Managing Diabetes Magazine - diabetes
Tips and Tricks
Insulin requires proper handling to ensure it is effective when used. Insulin that is not handled correctly may become less effective in lowering blood sugar.
Keep your insulin optimally effective by following these guidelines.
- Vials of insulin not in use should be stored in the fridge between 2-10ºC.
- The vial currently in use can be stored at room temperature for 30 days before discarding.
- The cartridge currently in use can be stored at room temperature for 28 days before discarding.
- Check the expiry date of insulin before using.
- Keep insulin away from strong light and heat.
- Never store insulin in the glove compartment or trunk of your car.
- Insulin that has been frozen should not be used.
- Keep a spare vial/cartridge of each insulin currently used on hand.
- Do not use insulin when the vial/cartridge has been damaged, cracked or is leaking.
- If using an insulin suspension, roll the vial or cartridge of insulin carefully and thoroughly before each use.
- If using an insulin suspension, your insulin pen must be rolled carefully and thoroughly before each injection.
- If particles are floating in the insulin or sticking to the bottom or sides of the insulin, do not use.
- If fast-acting insulin is no longer clear, do not use.
- If insulin appears unusual (clumping, frosting, precipitation, discolouration) in any way, discard.
- If the insulin is not working as expected and has been stored correctly, bring the insulin container to the pharmacist for follow up.
- Become medication-savvy. Knowledge about the safe use of medication contributes to a healthy life and helps prevent complications due to medication misuse. Talk to your Safeway pharmacist about your medications.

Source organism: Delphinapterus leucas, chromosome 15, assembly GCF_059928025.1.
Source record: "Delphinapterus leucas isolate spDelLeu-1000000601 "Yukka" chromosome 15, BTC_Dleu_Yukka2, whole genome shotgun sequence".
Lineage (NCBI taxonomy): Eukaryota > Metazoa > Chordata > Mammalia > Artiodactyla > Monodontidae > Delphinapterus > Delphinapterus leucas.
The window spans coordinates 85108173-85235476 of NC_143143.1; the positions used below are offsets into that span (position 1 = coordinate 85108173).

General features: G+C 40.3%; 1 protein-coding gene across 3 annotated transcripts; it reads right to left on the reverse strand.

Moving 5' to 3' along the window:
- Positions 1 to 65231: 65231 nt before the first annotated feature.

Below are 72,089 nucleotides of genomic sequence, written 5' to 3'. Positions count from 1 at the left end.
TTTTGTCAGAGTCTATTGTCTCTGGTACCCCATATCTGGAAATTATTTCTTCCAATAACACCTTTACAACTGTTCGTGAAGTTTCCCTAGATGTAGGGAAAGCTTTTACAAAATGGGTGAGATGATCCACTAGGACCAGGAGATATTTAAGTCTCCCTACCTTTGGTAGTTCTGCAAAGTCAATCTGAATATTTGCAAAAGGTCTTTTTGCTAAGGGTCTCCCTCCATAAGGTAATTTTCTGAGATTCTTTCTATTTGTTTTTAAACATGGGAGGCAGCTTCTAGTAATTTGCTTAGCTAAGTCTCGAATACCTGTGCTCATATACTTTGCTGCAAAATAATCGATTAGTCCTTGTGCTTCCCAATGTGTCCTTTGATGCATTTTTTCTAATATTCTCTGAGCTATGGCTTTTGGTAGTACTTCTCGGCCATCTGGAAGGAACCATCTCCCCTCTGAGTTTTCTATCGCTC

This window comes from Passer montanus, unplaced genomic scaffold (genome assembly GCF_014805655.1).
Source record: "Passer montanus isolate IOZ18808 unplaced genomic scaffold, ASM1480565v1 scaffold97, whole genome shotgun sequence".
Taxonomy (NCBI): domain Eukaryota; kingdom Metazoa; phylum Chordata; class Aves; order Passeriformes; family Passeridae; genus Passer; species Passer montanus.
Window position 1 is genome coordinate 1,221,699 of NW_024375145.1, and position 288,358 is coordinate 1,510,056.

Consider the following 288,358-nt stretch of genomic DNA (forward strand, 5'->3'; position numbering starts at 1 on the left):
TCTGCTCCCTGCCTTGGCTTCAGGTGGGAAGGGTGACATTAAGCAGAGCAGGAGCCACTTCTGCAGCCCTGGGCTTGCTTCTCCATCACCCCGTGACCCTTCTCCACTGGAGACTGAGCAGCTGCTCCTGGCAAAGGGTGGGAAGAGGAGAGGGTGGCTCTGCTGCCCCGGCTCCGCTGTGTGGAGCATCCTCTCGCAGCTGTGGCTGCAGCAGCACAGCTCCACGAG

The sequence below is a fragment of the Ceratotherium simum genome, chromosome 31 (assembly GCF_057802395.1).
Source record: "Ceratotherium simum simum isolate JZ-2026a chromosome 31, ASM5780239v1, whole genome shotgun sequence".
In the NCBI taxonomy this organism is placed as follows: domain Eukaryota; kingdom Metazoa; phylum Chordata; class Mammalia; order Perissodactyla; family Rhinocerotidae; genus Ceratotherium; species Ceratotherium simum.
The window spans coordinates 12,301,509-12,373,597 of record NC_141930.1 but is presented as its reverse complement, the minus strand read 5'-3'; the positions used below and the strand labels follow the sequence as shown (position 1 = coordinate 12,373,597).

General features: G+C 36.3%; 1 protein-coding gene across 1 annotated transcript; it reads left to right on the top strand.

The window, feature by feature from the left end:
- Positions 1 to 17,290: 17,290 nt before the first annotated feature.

- Keep a current list of medications with you to share with all health care providers and in case of emergency.
- Do not store medications in the bathroom medicine cabinet. The warmth and humidity of the bathroom contribute to the breakdown of medications.
- Store medication in a cool, dry and secure spot.
- Do not store medications in the fridge unless specifically instructed to do so by the healthcare provider.
- Keep all medication out of the reach of children; do not rely on a childproof lid to protect children.
- Dispose of unnecessary and expired prescription and over-the-counter medications at the pharmacy.
- Do not flush medication down the toilet and do not put medication in the garbage.
- Learn about your medications. You should know the name, the reason you take it, the possible side-effects, how often to take the medication, what to do if you’re sick and what to do if you miss a dose.
- Discuss with your doctor and pharmacist the natural medicine products (herbals, supplements, homeopathics) you are taking or considering as such products impact your overall health.
- Choose one pharmacy and get to know the pharmacist, so you will have a complete medication history there.
- Plan ahead for medication refills. Then, when you visit the pharmacy, you can spend time talking to your pharmacist about your medications.
While effort is made to reflect accepted medical knowledge and practice, articles in Family Health Online should not be relied upon for the treatment or management of any specified medical problem or concern and Family Health accepts no liability for reliance on the articles. For proper diagnosis and care, you should always consult your family physician promptly. © Copyright 2015, Family Health Magazine, a special publication of the Edmonton Journal, a division of Postmedia Network Inc., 10006 - 101 Street, Edmonton, AB T5J 0S1 [DI_MDc00]